Deciding Whether to Choose a TV or a Projector for a Classroom

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Professional Learning

Size and Position

Considerations and Comparisons




When it is time to add or renew the display technology in a classroom, the first choice is usually between whether to install a TV (sometimes known as a Display) or a Data Projector.

This guide provides a list of things to consider and in which ways either a TV or Projector might best meet your needs.


Once you have read this guide you are welcome to contact the Connected Learning Advisory to get more personal assistance. We aim to provide consistent, unbiased advice and are free of charge to all state and state-integrated New Zealand schools and kura. Our advisors can help with all aspects outlined in this guide as well as provide peer review of the decisions you reach before you take your next steps.

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As with any technology decision, you should also consult with students and teachers and connect with other schools to ascertain their experiences. Specialist audio-visual companies will also be able to give further advice and recommendations.

When it comes to the time to install the projector or TV you should ensure the usual classroom teacher has plenty of input so that the image position and size are suitable and the cables are run to a suitable point in the room.

Professional Learning


Teachers may need some training to help them understand how to use the technology that is implemented so remember to factor-in some PL time.

Size and Position


The major factor to consider when choosing a projector or TV is simply the image size. Unless it is very large, small detail on a TV screen is not easy to see from the back of a classroom. Commonly, websites do rely on small details so a TV may not be appropriate. If the main purpose for the TV or projector is for small groups, large images or if the room itself is small then a TV might be more suitable. If the room is large then a projector may be preferable. Or, you could consider purchasing two TVs connected with a HDMI cable that both show the same image.

A good viewing experience requires you to also carefully consider glare, reflections, viewing angle, height and the viewer's distance from screen.



On-going costs

Power usage high

Replacement bulbs (although newer laser projectors have much longer lifetimes)

Power usage low

No on-going costs

Other potential costs

Curtains / blinds

Mounting bracket

AppleTV / Chromecast / Miracast device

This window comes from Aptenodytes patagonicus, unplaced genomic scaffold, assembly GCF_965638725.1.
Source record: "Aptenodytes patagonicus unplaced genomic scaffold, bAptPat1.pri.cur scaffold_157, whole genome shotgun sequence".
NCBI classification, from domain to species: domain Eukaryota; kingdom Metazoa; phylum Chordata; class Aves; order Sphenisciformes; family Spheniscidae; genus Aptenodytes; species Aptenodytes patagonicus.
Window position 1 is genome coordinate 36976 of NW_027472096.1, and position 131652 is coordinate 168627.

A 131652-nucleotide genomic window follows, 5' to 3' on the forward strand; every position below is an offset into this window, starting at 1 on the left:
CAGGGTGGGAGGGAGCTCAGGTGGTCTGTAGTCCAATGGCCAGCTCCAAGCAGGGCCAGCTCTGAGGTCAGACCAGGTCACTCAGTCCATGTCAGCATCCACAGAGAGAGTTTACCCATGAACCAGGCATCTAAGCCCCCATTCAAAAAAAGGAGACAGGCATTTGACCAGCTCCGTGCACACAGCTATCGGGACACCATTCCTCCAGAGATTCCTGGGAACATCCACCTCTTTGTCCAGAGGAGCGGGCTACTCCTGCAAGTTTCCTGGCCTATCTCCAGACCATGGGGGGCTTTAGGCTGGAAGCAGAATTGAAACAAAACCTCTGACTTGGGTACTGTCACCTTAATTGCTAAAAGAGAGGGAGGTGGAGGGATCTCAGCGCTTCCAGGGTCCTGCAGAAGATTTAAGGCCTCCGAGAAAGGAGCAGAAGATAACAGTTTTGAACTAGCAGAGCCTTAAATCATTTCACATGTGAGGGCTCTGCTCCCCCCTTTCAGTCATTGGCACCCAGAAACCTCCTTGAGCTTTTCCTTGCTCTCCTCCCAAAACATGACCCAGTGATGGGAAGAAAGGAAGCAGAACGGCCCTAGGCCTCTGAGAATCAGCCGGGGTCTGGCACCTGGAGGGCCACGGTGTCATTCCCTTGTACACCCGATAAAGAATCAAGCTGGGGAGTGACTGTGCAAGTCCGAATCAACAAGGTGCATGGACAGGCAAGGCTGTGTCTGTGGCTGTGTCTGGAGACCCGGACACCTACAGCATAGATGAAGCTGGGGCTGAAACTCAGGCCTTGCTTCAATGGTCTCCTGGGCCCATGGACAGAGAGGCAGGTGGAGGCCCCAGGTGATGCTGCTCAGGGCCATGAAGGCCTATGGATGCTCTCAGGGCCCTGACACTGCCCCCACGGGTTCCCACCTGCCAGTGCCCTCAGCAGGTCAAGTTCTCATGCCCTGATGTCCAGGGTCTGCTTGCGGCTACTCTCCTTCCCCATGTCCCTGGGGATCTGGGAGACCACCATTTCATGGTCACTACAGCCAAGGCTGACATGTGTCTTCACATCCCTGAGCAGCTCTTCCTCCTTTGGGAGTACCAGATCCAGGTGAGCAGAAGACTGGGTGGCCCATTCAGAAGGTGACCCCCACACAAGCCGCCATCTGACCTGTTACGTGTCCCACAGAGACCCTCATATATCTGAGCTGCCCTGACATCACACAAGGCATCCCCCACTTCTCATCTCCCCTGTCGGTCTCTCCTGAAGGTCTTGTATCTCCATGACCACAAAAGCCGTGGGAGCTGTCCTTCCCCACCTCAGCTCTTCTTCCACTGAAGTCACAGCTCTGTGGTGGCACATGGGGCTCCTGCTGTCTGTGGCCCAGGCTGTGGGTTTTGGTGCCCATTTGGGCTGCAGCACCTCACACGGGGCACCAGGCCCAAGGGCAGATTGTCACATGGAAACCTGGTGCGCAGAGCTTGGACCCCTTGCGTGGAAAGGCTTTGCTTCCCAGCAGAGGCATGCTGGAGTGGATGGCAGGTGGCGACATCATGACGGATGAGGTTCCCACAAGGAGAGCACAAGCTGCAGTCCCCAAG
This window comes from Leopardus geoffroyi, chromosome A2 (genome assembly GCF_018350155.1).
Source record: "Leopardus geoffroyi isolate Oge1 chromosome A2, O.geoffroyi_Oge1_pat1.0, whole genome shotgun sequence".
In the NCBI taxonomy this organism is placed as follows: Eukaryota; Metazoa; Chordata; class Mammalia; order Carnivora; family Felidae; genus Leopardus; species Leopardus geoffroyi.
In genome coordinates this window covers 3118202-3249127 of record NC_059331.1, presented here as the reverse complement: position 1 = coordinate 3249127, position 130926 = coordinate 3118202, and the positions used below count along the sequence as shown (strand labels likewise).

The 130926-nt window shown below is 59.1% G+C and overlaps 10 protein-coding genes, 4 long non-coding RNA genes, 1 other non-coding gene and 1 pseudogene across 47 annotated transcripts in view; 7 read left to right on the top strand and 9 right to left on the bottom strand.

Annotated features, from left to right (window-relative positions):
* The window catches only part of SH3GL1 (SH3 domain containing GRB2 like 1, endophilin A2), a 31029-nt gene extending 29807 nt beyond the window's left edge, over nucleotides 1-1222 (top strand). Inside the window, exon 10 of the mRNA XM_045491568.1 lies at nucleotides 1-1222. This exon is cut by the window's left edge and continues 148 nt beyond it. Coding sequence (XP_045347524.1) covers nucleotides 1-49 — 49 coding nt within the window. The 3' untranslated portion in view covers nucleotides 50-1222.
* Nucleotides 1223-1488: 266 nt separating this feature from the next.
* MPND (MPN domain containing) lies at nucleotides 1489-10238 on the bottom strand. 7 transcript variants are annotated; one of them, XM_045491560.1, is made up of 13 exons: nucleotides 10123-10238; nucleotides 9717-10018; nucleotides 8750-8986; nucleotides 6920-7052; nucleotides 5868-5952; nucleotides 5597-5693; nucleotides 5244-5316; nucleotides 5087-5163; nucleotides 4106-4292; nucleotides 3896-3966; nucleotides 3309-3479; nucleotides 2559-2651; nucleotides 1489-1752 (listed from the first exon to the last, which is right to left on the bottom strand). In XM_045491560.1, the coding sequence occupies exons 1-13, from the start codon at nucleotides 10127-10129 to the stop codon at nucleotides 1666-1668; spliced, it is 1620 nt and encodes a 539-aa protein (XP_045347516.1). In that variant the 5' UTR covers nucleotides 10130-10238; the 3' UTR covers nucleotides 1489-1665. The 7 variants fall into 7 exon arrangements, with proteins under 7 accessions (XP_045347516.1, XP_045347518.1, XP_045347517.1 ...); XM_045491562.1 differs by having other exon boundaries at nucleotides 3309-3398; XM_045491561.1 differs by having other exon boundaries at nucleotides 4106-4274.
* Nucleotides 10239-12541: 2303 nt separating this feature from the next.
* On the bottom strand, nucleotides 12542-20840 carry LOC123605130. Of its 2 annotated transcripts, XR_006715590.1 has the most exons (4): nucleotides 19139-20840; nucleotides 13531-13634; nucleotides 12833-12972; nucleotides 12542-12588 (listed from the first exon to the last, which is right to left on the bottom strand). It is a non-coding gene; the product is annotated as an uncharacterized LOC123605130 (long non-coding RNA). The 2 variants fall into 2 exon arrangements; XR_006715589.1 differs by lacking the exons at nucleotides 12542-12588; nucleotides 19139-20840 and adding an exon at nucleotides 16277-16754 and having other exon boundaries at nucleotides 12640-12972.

Theft prevention measures eg window locks, window bars, security cages, alarms, CCTV, tags, leashes

Getting a power supply to the projector

Getting a VGA and/or HDMI cable to the projector

Mobile trolley if required

Mounting bracket

AppleTV / Chromecast / Miracast device

Theft prevention measures eg window locks, window bars, alarms, CCTV, tags, leashes

Getting a power supply to the TV

Getting a VGA and/or HDMI cable to the TV

Image size

Adjustable - Medium to Large

Fixed - Medium

Image brightness

Initially good but fades.

Bright image that stays bright for a number of years

Image sharpness




Relatively mobile (unless wall/ceiling mounted)

Not easily mobile unless mounted onto a specialist mobile trolley


Can project onto a whiteboard and annotate using a whiteboard marker

Can only annotate on the device being displayed (eg. tablet, laptop etc)

Ease of installation

Can be difficult if room is not suitable eg high or low ceiling, wall space not available, difficult to get cables to teacher’s desk etc

Tends to require a specialist installer

Needs a suitably sized separate screen / flat & reflective surface

Can look obtrusive in the room

Tends to be easier to install but takes up significant wall-space

Could be done by a caretaker

Tends to be unobtrusive on a wall

Robustness and Ease of Use

Can be prone to brackets becoming loose

Fans can be noisey

Can give out a lot of heat

Can take some time to start up

Vibrations can easily affect image

Shadows can be annoying

Poor image brightness can mean you need to turn off the lights or close the curtains

Requires maintenance like cleaning or replacing filters and bulbs

(Almost) instant-on

Silent to operate

Doesn’t give out lots of heat

Sturdy when properly mounted

Shadows are not an issue

Little maintenance required

Additional possible features

Interactivity either built-in using special pens or via an IWB Projector

Internet capabilities and apps

Touch-screen interactivity


  • Unless a TV is being used for small group work or the projector/TV has particularly good built-in speakers, a separate audio system is also likely to be required
  • Wireless connectivity from the device to the projector or TV of some kind is preferable to having to cable-in from a fixed location. This allows for greater mobility and sharing of what is on everybody’s screen rather than just what is on the teacher’s screen. Wireless connectivity can be achieved either via in-built capability or a separate device like AppleTV, Chromecast, Miracast or others. Please visit the CLA Guide Options for Displaying Mobile Devices on TV and Projector Screens
  • Connecting the projector or tv to the school network and internet can add functionality but also complexity. Carefully consider if you would really use this functionality to justify the additional expense required.
  • New, LED bulb-free projectors are becoming available that don’t require bulb replacements but these are currently considerably more expensive


This work is licensed under a Creative Commons Attribution 4.0 International License. Produced for the Ministry of Education’s Connected Learning Advisory by CORE Education


Last Updated: 10/1/18

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